A Sussex-based search dog team has been honoured by the Queen, with the Award for Voluntary Service - the highest award a voluntary group can receive in the UK.
ALSAR Search Dogs Sussex was created in 2003 following the disappearance and subsequent murder of eight-year-old Sarah Payne.
The voluntary group has earned the award for helping the police search for missing and vulnerable people.
The team has 19 members that come together once a week to train ten dogs.
They are called upon 25 to 30 times a year to help the police, and provide a 24-hour, 365 days a year, on-call service.
The dogs can use their scent in lowland searches to locate a missing person, a valuable resource if someone is out of sight.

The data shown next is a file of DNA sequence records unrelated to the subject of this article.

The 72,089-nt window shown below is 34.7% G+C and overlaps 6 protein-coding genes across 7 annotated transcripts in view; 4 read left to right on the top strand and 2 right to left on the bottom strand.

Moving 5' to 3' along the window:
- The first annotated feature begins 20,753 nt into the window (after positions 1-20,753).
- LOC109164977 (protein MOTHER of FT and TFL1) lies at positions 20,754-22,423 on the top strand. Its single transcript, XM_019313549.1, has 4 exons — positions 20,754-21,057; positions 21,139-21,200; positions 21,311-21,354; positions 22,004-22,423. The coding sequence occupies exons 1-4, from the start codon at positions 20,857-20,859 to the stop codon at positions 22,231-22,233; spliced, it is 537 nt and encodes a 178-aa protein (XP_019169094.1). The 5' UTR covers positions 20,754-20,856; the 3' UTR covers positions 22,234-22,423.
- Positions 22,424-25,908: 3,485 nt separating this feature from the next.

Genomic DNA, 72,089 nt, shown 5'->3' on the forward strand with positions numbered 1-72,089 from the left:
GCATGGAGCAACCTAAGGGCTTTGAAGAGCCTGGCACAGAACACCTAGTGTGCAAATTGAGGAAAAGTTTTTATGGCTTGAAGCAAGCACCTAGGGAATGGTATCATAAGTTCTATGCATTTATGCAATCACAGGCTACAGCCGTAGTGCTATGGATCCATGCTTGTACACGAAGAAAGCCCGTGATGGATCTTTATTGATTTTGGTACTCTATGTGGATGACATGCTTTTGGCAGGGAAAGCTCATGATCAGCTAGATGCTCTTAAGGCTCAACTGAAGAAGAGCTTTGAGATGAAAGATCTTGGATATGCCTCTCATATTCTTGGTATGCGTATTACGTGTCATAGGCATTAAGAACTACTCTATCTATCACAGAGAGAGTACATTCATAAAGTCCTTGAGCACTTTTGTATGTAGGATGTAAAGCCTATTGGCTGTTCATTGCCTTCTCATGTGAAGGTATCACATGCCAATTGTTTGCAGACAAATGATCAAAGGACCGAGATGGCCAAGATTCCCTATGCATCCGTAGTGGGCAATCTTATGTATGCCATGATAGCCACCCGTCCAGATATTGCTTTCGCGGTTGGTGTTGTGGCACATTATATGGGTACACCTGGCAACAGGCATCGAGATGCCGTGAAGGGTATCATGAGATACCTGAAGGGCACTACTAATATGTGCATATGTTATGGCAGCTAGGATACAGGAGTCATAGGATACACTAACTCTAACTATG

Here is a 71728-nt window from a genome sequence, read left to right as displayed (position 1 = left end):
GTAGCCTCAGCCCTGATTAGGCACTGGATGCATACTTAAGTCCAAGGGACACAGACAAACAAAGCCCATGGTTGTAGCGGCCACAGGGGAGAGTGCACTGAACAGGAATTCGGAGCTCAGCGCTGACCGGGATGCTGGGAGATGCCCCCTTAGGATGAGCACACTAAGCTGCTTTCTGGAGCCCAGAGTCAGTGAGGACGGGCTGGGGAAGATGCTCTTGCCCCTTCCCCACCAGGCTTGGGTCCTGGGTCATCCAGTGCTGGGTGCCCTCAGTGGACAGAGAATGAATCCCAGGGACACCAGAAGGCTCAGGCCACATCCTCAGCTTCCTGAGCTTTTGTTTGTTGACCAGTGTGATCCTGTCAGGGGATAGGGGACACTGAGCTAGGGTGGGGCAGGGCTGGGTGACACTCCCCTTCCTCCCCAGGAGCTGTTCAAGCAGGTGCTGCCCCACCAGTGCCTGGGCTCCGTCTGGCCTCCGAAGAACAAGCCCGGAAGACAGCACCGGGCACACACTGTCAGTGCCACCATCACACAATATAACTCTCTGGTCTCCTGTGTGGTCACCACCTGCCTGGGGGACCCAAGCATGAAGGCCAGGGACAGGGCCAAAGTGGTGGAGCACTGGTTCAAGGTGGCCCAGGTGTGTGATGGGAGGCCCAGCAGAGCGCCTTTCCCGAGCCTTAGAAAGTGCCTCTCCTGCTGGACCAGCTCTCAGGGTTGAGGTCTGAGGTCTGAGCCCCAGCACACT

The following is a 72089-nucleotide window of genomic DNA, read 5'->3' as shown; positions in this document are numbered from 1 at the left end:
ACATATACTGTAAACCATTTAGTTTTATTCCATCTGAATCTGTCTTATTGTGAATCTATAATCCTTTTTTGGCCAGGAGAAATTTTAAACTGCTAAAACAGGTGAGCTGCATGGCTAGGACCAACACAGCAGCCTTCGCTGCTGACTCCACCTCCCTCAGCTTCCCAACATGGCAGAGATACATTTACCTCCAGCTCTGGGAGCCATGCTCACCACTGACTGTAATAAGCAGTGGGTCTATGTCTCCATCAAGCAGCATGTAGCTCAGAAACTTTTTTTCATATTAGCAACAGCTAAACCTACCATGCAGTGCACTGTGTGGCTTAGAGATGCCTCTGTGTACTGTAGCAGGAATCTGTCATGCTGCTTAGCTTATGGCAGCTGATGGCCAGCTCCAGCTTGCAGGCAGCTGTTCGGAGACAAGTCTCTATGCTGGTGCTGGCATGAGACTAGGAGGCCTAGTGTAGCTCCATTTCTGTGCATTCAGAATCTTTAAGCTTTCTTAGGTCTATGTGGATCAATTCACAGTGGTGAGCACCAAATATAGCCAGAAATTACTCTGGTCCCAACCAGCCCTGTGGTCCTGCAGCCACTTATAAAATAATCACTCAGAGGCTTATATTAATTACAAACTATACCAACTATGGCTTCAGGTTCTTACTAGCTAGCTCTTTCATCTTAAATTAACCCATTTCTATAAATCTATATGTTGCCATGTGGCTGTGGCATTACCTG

ALSAR Search Dogs Sussex chairman Steve Ball, said: “This highly prestigious award represents fantastic recognition for the many years of dedicated service given freely by members of the search and rescue dog team and our much loved search dogs who work just as hard. We train for literally hundreds of hours both day and night to provide Sussex with a professional nationally-qualified search and rescue capability. I thoroughly recommend anybody considering this type of volunteering to get in touch with us.”
Mr Ball attended a garden party at Buckingham Palace on May 20 where he, his daughter and a member from ALSAR met the Queen.
The team will receive the award from one of the Lord Lieutenants of Sussex later this summer.